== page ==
Agriculture is not what it used to be. My grandfather was an ostrich farmer in the Klein-Karoo, with a small dairy on the side to make ends meet. He raised seven children and supported a handful of farm workers on a small plot of land that was more likely to deliver soil erosion than bumper crops. From what I remember he had a tractor and a combine harvester and a lot of grit. And that is still largely my mental picture of agriculture today: the lonely farmer toiling away on his tractor, praying for rain.
That view, though, is utterly outdated. Agriculture, as Forbes magazine noted in February, is one of the most innovative industries at present. Investment in artificial intelligence (AI) agricultural technology is skyrocketing. PwC predicts that Internet-of-Thingsenabled agriculture (or IoTAg) will be a $4.5bn industry by 2025. And this is not a rich country phenomenon only. Thabi Nkosi is managing partner at African Green Alpha, a food and agriculture private equity fund manager. She explains most farming in SA has already made the switch. “To increase competitiveness, the use of advanced irrigation methods, remote sensing and drone technology is commonplace. I’m excited about technologies focusing on water efficiency and crop protection.”
Continue reading your story on the app
Continue reading your story in the magazine
Why is Sars coming after emigrants' retirement funds?
Proposed changes to tax legislation may see retirees’ funds locked in SA for three years.
Up for the challenge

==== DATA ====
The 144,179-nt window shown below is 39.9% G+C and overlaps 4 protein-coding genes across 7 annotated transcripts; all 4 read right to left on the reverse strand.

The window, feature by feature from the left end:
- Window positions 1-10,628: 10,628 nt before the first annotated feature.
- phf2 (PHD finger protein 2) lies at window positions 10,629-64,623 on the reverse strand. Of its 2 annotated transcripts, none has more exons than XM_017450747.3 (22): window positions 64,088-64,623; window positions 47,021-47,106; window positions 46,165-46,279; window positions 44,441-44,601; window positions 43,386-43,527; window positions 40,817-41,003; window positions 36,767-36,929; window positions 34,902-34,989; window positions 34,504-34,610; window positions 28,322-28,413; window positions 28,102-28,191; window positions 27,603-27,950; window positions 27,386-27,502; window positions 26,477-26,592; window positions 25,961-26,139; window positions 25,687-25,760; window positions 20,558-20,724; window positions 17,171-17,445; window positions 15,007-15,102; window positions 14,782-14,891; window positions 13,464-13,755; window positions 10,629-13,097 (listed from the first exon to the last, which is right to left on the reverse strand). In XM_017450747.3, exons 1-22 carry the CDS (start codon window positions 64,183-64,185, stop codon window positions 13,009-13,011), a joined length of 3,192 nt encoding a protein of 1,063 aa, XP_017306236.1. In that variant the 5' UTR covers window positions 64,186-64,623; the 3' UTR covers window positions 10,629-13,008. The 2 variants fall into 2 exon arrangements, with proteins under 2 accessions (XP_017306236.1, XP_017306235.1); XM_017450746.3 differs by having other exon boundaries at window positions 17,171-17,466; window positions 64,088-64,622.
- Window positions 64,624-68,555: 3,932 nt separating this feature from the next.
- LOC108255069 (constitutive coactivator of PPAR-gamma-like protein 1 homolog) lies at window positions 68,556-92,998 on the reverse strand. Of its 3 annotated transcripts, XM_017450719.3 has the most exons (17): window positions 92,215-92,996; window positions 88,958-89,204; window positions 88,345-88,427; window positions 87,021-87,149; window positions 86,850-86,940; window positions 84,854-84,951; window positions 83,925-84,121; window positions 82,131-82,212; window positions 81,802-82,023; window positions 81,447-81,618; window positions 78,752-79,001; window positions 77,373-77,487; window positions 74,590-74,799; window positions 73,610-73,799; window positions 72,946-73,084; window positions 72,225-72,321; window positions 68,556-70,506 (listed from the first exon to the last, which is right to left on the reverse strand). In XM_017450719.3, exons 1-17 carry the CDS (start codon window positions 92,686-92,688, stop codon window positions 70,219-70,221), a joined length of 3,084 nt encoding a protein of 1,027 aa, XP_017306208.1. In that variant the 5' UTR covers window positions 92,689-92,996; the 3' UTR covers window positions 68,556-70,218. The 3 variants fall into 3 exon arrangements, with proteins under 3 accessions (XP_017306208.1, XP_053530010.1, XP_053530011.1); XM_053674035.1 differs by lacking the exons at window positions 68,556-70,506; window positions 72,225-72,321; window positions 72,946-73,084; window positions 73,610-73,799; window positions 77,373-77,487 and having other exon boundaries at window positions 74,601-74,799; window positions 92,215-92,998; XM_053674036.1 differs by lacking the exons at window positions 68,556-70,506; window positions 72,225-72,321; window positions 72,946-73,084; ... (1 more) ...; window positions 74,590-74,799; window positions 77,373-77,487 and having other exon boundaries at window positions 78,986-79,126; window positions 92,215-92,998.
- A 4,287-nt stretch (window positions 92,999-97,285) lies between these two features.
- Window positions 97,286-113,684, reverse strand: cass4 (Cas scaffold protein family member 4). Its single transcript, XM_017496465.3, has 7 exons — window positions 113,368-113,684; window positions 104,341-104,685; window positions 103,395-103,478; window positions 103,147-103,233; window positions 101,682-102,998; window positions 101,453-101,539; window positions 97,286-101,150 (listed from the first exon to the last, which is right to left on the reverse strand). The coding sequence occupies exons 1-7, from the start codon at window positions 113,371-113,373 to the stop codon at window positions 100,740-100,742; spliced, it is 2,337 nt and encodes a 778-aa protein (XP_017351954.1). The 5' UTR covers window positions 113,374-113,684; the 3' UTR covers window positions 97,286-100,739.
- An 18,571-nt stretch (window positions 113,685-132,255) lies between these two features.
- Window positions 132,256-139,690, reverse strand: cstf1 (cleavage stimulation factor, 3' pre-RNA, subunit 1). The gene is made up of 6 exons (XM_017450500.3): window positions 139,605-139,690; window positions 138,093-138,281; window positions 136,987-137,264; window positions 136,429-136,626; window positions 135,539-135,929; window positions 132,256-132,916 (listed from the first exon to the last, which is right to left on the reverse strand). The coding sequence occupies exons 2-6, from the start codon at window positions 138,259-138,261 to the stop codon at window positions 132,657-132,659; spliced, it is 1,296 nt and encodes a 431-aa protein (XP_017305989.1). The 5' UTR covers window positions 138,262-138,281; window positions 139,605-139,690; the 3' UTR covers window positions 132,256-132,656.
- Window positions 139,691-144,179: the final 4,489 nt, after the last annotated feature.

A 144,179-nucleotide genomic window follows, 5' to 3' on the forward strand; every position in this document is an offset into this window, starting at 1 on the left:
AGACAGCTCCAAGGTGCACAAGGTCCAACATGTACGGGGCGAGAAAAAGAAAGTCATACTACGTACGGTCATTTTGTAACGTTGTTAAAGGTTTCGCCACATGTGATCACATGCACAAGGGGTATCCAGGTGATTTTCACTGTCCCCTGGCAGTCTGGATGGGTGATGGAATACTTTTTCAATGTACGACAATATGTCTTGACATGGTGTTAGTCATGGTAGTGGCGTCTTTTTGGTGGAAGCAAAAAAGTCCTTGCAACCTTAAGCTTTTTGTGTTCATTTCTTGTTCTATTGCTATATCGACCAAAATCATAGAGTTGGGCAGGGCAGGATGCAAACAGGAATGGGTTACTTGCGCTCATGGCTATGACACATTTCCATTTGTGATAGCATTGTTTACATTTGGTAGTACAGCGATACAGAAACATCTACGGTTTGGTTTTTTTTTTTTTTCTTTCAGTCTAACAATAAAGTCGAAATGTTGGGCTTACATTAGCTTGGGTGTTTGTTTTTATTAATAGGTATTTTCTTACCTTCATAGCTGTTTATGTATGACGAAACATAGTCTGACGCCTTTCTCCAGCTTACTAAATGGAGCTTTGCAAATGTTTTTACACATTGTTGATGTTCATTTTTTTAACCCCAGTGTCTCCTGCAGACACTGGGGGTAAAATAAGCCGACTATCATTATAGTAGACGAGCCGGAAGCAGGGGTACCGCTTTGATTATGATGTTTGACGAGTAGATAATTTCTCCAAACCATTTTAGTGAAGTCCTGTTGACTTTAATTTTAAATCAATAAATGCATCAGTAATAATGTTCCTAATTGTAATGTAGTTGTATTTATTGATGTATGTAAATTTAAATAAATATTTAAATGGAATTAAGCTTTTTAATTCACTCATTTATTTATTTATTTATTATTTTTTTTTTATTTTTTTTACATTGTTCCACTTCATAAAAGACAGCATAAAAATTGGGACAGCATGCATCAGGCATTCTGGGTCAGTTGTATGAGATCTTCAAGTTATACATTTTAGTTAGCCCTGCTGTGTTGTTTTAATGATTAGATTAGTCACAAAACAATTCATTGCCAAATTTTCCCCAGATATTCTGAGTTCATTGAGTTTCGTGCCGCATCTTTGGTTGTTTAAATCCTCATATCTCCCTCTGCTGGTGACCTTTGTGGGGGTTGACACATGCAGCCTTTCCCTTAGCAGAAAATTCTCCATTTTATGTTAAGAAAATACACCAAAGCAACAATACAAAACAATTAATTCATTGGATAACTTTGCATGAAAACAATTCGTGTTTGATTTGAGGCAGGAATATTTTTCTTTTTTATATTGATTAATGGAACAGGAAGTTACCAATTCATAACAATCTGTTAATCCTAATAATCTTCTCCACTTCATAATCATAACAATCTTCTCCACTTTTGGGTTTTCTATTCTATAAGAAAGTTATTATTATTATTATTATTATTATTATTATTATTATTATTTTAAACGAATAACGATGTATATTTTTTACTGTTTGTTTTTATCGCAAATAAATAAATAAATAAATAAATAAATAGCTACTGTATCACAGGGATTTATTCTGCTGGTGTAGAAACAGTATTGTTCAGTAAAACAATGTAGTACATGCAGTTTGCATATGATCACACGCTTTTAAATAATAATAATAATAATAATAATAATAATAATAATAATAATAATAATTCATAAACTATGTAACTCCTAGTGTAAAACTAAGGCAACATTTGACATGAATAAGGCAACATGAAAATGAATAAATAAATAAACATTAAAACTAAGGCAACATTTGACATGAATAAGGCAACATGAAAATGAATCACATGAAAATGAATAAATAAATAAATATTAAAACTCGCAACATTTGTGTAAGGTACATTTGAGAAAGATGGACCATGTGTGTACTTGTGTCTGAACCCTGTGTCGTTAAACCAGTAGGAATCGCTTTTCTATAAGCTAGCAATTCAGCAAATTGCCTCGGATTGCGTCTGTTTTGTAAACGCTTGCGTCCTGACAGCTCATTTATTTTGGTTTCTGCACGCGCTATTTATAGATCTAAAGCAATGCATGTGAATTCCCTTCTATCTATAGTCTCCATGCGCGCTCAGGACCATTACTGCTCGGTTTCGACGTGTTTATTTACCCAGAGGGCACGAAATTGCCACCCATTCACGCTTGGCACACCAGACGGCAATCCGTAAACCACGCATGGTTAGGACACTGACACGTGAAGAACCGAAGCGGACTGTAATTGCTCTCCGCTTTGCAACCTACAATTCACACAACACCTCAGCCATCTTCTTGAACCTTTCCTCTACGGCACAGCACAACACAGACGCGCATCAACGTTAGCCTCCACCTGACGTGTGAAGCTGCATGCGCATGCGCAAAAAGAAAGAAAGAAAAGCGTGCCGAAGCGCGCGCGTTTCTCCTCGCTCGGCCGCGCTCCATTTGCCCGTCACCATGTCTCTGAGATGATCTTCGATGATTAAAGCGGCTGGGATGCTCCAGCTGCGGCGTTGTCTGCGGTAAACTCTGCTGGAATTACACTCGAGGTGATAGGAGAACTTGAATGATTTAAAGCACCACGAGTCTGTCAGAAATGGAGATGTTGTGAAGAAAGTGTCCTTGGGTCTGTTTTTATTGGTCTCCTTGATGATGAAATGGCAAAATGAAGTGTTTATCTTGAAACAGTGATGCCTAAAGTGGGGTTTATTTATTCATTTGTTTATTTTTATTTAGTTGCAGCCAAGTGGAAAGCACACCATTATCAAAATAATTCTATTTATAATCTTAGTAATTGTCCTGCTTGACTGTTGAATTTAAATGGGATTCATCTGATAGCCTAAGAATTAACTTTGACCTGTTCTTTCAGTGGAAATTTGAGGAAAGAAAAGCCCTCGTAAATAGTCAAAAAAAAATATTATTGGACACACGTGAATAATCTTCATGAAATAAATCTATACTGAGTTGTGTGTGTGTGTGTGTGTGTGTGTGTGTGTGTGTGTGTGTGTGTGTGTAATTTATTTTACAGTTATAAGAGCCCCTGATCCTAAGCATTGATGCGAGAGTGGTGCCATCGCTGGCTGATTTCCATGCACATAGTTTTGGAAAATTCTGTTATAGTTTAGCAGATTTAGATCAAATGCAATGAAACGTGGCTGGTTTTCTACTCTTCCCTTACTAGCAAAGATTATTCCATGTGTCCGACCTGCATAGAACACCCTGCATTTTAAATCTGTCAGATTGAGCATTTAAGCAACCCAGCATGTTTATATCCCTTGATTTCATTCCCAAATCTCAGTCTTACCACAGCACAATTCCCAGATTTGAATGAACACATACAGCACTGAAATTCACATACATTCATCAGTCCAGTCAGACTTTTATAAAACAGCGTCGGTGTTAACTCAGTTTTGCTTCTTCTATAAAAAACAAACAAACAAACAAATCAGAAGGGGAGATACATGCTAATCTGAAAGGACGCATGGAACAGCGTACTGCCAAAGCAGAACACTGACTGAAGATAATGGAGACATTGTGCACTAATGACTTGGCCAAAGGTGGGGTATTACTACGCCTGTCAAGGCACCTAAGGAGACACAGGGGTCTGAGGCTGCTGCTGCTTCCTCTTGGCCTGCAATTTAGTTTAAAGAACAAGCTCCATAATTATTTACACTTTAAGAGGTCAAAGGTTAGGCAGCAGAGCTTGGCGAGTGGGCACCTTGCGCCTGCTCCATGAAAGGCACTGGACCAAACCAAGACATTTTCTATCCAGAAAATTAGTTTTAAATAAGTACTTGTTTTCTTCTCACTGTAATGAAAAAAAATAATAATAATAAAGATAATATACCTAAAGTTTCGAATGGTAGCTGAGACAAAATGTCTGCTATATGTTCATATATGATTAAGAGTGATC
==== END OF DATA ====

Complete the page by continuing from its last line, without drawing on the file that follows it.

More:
Attacq’s new CEO, Jackie van Niekerk, brings an entrepreneurial spirit, ability to identify opportunities, and creative deal-making to the role.
The drive to hydrogen fuels takes off again after 30 years
In the 1990s, fuel-cell electric vehicles were all the rage. Then it went silent. Now, as climate change sits at the top of investors’ agenda, this technology is accelerating again.
It's time to rethink fixed income with ETFs
Exchange-traded products focusing on fixed-income assets can overcome the largest challenges facing today’s bond markets.
Is that a bearish pattern forming?
BHP (originally BHP Billiton), which was formed in 2001 through a merger of the Australian Broken Hill Proprietary Company and Anglo-Dutch Billiton plc, is a multinational mining, metals, and petroleum dual-listed public company headquartered in Melbourne, Australia. The company is one of the leading global players in this sector. In 2015, some of BHP’s assets were demerged and rebranded as South32. In the 2020 Forbes Global 2000, BHP Group was ranked as the 93rd largest public company in the world.
Do you have a ‘ready-to-depart' file?
Preparedness for life events is paramount. Take note of the important documents that should be in your file.
TO GROW OR TO VALUE?
The impact of rising inflation is all the talk in the markets. finweek asked experts how this will play out among growth and value stocks.
Scan the market for the pandemic survivors
Some companies barely survived the pandemic whilst others have bounced back stronger. Take note of this when you are looking for new investment.
How to turn around a continent
Will a Marshall Plan for Africa combined with an enormous free-trade agreement be the tonic for the economic ailments among the continent’s nations?
BACK TO SCHOOL
South Africa’s listed education companies are riding out the pandemic. Are they worth investing in?